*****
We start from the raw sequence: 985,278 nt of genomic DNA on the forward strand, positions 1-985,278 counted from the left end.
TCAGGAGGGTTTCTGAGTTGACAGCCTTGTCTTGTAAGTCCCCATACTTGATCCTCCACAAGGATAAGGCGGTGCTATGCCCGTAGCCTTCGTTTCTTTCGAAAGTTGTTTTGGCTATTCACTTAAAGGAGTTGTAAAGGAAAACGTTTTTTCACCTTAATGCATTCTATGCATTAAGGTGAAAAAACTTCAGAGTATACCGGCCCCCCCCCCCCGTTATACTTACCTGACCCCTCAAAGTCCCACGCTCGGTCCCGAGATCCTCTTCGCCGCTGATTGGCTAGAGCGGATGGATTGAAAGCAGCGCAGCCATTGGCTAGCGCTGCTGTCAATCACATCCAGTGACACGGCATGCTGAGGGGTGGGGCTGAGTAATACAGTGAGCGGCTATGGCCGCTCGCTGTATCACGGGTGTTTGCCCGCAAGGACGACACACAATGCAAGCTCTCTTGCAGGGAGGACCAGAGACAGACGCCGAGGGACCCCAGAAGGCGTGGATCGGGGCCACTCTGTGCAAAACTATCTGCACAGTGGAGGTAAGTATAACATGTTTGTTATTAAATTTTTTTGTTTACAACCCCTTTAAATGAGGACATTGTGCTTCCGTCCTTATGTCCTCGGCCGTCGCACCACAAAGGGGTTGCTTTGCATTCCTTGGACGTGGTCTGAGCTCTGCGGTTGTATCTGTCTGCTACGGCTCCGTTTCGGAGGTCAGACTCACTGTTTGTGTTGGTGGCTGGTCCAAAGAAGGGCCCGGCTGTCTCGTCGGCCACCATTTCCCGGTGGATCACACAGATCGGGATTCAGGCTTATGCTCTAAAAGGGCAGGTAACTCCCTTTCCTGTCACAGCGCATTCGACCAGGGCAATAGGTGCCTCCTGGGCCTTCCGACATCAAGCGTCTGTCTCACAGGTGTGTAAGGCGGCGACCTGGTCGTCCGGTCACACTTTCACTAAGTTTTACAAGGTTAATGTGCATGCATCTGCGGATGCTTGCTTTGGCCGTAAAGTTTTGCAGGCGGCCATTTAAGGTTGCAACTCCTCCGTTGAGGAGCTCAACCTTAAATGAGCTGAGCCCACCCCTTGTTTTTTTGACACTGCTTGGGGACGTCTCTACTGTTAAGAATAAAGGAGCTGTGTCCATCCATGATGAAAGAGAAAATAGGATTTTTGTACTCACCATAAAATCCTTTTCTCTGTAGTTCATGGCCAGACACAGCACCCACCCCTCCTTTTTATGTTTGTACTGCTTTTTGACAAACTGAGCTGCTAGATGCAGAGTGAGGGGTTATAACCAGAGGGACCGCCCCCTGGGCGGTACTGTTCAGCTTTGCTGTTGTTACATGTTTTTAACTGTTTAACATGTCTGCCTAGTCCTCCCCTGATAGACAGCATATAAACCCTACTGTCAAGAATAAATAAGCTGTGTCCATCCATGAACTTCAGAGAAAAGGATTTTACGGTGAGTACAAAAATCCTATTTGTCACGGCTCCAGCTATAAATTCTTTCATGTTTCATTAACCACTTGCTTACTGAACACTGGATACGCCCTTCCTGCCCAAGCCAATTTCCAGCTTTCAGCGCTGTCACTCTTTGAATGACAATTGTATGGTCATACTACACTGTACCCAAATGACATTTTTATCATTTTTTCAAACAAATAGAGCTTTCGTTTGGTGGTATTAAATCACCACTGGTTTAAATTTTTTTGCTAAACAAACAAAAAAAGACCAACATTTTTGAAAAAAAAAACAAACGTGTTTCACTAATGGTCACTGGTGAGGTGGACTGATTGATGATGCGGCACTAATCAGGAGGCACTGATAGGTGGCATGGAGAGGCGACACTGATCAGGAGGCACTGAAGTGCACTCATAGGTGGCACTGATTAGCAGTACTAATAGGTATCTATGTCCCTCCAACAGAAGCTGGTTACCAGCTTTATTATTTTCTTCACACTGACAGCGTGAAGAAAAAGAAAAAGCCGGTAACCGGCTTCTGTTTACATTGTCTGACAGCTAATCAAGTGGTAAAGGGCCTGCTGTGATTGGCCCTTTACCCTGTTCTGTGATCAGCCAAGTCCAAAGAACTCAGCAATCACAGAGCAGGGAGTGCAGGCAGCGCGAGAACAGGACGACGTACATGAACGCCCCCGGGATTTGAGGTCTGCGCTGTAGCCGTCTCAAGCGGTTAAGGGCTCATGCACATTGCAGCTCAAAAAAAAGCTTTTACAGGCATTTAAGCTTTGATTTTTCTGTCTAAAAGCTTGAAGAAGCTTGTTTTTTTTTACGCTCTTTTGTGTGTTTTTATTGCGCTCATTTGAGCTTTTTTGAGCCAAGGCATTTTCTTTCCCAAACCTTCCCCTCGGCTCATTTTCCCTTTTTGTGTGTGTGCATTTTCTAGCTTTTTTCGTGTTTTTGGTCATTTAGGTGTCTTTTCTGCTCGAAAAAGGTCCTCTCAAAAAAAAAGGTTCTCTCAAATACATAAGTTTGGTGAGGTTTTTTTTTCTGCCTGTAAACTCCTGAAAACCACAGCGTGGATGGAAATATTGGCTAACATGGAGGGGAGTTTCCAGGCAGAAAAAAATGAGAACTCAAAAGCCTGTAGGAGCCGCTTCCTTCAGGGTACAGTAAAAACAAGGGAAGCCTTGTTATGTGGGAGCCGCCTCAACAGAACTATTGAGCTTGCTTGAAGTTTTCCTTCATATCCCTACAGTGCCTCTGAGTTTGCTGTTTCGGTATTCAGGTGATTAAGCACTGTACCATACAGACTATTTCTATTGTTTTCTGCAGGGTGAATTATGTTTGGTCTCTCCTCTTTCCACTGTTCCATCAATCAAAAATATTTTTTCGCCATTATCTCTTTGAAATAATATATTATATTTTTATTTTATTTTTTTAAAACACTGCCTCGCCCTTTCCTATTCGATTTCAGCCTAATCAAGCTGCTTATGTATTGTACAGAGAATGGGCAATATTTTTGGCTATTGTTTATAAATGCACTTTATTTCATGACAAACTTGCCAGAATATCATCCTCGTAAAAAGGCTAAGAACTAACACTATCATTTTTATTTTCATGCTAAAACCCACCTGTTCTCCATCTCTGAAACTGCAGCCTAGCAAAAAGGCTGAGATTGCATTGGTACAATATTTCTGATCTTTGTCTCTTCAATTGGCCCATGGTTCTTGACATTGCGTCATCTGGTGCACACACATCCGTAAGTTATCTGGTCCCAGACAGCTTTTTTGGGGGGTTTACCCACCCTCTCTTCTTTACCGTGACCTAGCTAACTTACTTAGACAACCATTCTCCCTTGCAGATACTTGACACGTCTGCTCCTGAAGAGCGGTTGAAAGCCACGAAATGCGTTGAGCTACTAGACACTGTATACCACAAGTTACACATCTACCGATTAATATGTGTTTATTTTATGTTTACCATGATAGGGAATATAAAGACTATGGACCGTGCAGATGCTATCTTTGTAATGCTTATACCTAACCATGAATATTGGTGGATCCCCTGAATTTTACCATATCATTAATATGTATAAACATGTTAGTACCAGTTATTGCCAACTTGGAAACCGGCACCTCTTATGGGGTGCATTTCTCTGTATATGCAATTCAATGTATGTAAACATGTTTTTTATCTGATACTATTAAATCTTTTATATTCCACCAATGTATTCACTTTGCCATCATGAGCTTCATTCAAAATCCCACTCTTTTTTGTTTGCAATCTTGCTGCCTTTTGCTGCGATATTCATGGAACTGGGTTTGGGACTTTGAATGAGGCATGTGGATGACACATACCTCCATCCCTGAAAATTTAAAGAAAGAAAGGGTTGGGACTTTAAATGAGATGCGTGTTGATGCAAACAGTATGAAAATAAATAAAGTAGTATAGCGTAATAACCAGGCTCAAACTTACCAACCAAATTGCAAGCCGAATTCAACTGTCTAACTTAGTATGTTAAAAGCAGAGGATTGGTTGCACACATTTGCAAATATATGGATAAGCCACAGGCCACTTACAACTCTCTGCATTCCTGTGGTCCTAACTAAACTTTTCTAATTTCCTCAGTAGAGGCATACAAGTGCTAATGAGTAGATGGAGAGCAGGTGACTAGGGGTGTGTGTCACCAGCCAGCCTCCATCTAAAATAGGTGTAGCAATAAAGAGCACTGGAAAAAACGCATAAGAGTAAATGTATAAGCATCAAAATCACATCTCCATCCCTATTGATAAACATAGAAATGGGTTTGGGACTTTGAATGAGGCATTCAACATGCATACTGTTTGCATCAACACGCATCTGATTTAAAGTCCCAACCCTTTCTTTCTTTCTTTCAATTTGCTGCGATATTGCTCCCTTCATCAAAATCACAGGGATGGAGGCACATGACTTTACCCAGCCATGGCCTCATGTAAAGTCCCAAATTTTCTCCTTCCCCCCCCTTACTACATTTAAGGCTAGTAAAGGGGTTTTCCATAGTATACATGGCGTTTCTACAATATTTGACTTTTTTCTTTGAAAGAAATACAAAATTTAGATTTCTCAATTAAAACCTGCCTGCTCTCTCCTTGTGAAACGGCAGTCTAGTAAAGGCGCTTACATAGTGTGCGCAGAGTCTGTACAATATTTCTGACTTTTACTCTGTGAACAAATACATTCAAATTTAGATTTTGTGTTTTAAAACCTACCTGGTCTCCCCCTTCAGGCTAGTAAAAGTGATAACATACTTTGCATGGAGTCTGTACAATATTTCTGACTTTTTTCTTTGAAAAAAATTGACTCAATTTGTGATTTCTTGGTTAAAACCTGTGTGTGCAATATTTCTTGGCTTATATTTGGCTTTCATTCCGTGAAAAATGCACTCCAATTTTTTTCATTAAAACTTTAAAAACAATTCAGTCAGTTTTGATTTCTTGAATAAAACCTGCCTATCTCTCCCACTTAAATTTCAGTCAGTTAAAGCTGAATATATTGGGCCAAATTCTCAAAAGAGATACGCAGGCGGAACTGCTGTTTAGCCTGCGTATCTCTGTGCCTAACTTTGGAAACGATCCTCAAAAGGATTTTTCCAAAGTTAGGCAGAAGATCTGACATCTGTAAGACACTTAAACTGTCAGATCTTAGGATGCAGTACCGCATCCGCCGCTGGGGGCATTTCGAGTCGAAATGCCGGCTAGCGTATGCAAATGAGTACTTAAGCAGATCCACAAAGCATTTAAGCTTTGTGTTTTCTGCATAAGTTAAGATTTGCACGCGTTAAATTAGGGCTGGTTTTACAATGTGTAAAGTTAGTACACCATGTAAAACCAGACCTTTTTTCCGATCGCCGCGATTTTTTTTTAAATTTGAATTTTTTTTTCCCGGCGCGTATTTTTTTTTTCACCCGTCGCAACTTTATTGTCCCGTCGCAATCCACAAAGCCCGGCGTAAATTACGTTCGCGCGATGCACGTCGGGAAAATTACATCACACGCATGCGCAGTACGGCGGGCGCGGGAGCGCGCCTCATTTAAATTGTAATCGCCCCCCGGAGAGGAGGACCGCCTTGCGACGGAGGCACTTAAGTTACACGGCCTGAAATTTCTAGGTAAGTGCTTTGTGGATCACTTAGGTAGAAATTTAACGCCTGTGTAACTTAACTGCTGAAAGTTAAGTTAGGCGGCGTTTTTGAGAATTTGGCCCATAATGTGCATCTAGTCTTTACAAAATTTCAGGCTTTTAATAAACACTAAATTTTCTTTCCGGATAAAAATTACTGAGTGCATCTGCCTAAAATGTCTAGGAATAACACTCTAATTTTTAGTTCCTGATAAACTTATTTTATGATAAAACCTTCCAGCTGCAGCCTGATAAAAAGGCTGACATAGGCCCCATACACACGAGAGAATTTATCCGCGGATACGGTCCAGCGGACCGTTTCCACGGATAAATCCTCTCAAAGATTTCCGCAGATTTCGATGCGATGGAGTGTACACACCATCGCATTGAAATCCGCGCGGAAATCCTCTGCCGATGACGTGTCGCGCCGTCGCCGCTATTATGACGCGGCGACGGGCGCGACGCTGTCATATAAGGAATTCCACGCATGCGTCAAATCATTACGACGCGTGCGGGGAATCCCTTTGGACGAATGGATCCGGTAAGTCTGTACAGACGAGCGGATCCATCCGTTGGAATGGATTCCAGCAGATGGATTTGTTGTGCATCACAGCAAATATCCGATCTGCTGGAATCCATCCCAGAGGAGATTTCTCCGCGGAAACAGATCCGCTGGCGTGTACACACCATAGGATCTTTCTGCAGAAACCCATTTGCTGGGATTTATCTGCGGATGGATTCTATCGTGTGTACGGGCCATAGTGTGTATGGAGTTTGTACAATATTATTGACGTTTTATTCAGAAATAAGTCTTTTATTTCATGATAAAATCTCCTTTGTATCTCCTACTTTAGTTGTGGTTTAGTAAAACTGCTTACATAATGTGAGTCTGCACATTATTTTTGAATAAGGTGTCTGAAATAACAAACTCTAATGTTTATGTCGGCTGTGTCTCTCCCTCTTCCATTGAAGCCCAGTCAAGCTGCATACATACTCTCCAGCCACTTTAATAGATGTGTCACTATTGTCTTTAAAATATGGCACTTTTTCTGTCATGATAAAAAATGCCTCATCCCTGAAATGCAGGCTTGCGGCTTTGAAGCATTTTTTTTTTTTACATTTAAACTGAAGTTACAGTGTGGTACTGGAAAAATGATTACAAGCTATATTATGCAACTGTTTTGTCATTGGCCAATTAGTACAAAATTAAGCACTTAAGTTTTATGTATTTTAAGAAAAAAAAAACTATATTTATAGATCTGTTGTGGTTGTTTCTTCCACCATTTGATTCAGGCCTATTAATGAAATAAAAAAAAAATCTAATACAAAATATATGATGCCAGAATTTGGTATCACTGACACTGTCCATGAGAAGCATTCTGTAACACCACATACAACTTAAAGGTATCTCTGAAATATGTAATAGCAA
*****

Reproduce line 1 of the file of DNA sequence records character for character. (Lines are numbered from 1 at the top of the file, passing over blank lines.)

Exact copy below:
We start from the raw sequence: 985,278 nt of genomic DNA on the forward strand, positions 1-985,278 counted from the left end.